There are 16 large fortresses along the coast of Norway. Akershus Fortress in Oslo and Oscarsborg Fortress in Drøbak are among the most popular ones.
Located on an island in the Barents Sea, this is the world's northernmost fortress - and Norway’s easternmost. It appears today as it did when it was built in 1738, shaped as a perfect eight-pointed star, with low, stone-clad earth-walls.
Originally built to protect the entrance to the port of Bergen in the 17th century, this fortress is now a museum and stands next to the famous Rosenkrantz Tower, near the famous Bryggen, the Hanseatic wharf.
Built in 1681, this fortress served as an efficient protection against foreign forces – especially from Sweden - and was never conquered by enemies of Norway. Today, the fortress is open all year and houses among other things a restaurant and a hotel.
These 22 small fortifications are situated along the southern part of the border dividing Sweden and Norway, and are given much of the credit as to why the two counties did not go to war in 1905, when Norway left the Union with Sweden.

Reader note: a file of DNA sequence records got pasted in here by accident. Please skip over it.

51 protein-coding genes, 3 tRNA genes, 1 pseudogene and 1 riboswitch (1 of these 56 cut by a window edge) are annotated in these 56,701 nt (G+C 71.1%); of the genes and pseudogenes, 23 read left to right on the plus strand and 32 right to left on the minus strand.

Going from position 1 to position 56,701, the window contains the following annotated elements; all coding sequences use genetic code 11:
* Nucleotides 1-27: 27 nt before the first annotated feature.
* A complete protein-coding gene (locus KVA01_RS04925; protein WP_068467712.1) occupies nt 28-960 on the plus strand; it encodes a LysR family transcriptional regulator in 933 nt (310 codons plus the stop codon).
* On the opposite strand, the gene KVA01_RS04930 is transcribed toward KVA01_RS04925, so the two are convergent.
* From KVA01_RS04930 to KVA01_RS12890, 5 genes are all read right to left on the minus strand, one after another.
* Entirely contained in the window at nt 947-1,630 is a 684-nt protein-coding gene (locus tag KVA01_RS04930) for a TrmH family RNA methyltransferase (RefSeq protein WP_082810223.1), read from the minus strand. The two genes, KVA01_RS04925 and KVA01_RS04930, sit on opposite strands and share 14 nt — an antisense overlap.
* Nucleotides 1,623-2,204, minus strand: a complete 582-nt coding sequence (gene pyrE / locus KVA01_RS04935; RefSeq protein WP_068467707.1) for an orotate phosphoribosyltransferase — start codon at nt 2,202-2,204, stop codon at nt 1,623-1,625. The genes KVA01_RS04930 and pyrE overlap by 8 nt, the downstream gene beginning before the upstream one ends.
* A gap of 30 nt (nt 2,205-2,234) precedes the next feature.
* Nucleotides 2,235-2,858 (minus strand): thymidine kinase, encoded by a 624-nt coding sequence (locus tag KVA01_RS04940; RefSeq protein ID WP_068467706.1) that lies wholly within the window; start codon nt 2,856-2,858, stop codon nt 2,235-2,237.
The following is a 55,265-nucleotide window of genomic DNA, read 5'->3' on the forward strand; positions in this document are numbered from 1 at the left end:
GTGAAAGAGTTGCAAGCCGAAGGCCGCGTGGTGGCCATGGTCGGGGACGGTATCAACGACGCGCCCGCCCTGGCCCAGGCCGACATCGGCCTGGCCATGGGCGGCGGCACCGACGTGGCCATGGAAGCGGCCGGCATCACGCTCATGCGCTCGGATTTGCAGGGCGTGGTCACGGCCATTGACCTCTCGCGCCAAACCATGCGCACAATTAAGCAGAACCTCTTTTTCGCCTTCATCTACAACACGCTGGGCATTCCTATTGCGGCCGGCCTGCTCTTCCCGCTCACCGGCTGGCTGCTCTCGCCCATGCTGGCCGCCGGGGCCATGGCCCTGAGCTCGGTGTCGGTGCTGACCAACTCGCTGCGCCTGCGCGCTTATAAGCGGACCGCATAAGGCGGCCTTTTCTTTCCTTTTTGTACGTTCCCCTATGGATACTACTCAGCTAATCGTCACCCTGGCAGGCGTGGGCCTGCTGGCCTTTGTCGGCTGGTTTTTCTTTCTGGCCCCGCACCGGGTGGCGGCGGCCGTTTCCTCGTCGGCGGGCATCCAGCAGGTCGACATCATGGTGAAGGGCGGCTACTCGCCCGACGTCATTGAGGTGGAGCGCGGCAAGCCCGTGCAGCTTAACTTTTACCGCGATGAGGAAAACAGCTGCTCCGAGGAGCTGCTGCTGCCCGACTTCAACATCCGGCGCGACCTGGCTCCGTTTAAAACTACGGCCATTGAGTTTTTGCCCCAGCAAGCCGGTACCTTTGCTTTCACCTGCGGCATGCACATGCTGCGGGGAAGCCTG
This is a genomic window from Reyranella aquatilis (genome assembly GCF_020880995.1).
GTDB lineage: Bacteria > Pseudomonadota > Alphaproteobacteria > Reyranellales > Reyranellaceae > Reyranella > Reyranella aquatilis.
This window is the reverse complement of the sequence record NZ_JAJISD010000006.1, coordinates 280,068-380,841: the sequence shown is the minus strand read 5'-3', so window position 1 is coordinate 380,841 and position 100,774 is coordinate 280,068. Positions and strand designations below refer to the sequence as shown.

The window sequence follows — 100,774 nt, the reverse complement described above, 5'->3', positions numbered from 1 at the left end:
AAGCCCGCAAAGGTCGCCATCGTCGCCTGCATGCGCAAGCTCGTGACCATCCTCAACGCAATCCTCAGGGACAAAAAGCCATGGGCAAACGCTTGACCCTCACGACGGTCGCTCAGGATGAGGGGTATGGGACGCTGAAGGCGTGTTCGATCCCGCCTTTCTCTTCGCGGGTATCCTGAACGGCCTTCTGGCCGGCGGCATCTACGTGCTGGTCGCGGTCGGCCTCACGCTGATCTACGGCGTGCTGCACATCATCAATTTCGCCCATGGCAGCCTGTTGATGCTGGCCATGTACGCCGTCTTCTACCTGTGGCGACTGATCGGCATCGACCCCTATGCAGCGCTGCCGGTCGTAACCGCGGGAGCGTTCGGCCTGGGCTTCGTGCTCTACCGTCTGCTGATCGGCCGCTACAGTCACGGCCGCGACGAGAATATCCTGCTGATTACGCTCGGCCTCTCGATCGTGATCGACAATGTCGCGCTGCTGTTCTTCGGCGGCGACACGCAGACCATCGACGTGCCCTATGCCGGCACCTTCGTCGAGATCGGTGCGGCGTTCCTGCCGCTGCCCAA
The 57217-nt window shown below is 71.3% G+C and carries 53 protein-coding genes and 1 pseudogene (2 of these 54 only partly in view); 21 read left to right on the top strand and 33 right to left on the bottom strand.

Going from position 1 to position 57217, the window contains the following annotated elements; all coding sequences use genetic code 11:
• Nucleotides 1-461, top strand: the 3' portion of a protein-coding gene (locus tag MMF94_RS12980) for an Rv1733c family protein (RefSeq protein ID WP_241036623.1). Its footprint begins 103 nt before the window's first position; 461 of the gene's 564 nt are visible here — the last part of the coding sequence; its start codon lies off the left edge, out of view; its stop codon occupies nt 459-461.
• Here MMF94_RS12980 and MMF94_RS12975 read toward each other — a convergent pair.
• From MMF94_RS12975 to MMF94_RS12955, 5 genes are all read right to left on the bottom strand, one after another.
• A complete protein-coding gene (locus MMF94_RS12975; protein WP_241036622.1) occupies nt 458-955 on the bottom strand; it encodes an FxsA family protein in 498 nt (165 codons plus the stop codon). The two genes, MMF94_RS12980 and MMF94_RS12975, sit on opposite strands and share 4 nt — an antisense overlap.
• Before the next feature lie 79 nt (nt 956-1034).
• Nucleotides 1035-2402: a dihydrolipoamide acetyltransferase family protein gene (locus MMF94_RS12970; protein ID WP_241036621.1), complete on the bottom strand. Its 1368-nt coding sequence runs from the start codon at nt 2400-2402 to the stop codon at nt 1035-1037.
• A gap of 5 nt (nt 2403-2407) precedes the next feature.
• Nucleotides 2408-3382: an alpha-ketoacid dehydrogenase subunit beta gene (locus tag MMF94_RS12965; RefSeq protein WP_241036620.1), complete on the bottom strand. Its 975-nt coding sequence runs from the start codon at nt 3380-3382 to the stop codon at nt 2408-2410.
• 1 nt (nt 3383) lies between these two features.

The relationship with our neighbour to the east continued to be rather strained after the dissolution of the Union, and this is why these fortifications in Stjørdal and Værdal were constructed in the period 1908 – 1913.
Trondenes Fort outside Harstad was built by the Nazis during World War II, and is still a military installation. It is famous for its 406 mm cannon nicknamed “Adolf”, with a barrel over 20 metres long.
The last soldiers marched out of this fortress in 2002. Since its disuse as an army base, all the military buildings have been brought back into use for other activities, and the old fortified town continues to be a lively urban community.
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